NexMed, Inc. (Nasdaq: NEXM), a specialty CRO and a developer of products based on the NexACT ® technology, today announced the appointments of Jack A. Reynolds, Ph.D and Daniel R. Salomon, M.D., to its newly formed Scientific Advisory Board (SAB), expanding the SAB to four members.

Dr. Bassam Damaj, President and Chief Executive Officer of NexMed, noted, “We are delighted to welcome Jack and Dan to our SAB. Our ability to recruit such key leaders in the scientific and medical industries is a testament to the strength of our technology and product pipeline. Both Jack and Dan are distinguished leaders in their respective fields. We look forward to benefiting from their guidance going forward.”

Dr. Reynolds is currently Principal of JA Reynolds & Associates and General Managing Partner of Pharma Capital Partners, a private equity fund focused on the development of early-stage pharmaceutical assets. Dr. Reynolds spent a total of almost 18 years with the Pfizer Global Research and Development division, and over 30 years in the pharmaceutical industry. Until August 2006, he was Senior Vice President of Research and Development and Worldwide Head of Safety Sciences and Comparative Medicine. During his lengthy career, Dr. Reynolds has held leadership positions of increasing responsibility at Bristol-Myers Squibb, Bayer and Pfizer. He was also the Founding Director of the Center for Molecular Safety Sciences, a joint collaboration between the non-profit Hamner Center for Molecular Safety Sciences, Duke University and the University of North Carolina.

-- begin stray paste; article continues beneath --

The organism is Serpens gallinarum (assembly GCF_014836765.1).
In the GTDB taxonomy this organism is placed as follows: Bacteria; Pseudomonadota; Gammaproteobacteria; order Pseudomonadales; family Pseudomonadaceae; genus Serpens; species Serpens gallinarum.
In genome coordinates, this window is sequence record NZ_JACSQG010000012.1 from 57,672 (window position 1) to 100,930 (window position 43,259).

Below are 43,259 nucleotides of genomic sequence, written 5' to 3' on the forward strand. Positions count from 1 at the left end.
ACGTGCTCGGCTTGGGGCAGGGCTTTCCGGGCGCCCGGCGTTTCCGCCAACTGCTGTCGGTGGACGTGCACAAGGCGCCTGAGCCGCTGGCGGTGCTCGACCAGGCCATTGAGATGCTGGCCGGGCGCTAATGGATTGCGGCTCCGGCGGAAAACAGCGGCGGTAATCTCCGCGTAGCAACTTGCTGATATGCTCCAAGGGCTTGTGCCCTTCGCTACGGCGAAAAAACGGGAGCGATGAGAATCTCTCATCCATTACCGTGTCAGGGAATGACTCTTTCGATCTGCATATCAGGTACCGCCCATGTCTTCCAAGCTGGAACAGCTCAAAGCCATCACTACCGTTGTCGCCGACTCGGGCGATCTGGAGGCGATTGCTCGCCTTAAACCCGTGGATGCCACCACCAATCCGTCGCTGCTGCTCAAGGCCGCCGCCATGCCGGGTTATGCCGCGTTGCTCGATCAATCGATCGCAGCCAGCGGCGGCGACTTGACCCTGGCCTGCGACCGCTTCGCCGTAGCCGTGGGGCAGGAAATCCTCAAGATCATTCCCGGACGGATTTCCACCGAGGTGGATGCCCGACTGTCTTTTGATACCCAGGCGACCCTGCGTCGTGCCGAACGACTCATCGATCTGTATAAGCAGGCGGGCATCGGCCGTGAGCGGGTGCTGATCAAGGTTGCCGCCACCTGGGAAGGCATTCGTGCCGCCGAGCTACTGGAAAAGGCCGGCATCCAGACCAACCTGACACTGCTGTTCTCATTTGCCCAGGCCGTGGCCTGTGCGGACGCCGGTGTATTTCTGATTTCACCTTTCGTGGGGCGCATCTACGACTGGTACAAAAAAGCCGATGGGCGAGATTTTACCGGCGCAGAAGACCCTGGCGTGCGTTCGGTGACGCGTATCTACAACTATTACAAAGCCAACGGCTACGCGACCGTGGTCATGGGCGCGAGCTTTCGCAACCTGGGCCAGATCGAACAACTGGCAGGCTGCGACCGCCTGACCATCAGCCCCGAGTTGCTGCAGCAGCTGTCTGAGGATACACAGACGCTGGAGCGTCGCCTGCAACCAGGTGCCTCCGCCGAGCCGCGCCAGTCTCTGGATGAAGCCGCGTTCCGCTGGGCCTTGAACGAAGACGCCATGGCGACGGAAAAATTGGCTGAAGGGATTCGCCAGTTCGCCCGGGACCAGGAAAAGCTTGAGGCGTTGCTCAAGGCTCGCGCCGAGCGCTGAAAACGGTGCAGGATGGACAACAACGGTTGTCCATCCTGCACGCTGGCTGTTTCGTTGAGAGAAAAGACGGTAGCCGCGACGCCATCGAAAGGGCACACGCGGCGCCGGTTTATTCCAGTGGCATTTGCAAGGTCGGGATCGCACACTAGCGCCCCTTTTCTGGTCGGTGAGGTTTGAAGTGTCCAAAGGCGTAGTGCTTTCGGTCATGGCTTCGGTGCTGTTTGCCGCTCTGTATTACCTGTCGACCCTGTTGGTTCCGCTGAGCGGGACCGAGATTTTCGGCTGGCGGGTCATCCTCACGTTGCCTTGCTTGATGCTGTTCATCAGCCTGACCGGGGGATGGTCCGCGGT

Dr. Salomon is currently medical director of the Center for Organ and Cell Transplantation for Scripps Health at Scripps Green Hospital and is an associate professor in the department of molecular and experimental medicine at The Scripps Research Institute. He currently serves as Chairman of the Tissue Engineering Committee for the American Society of Gene and Cell Therapy (ASGCT). Dr. Salomon’s research interests include; the investigation of how molecular mechanisms driving immune cell activation and tissue injury are regulated at the gene transcriptional and proteomic level and mapping molecular networks that relate to clinical outcomes in cell and organ transplantation. Dr. Salomon previously held the position of chair of the U.S. Food and Drug Administration's Biological Response Modifiers Advisory Committee and has served on multiple NIH study sections and special emphasis panels for over 15 years.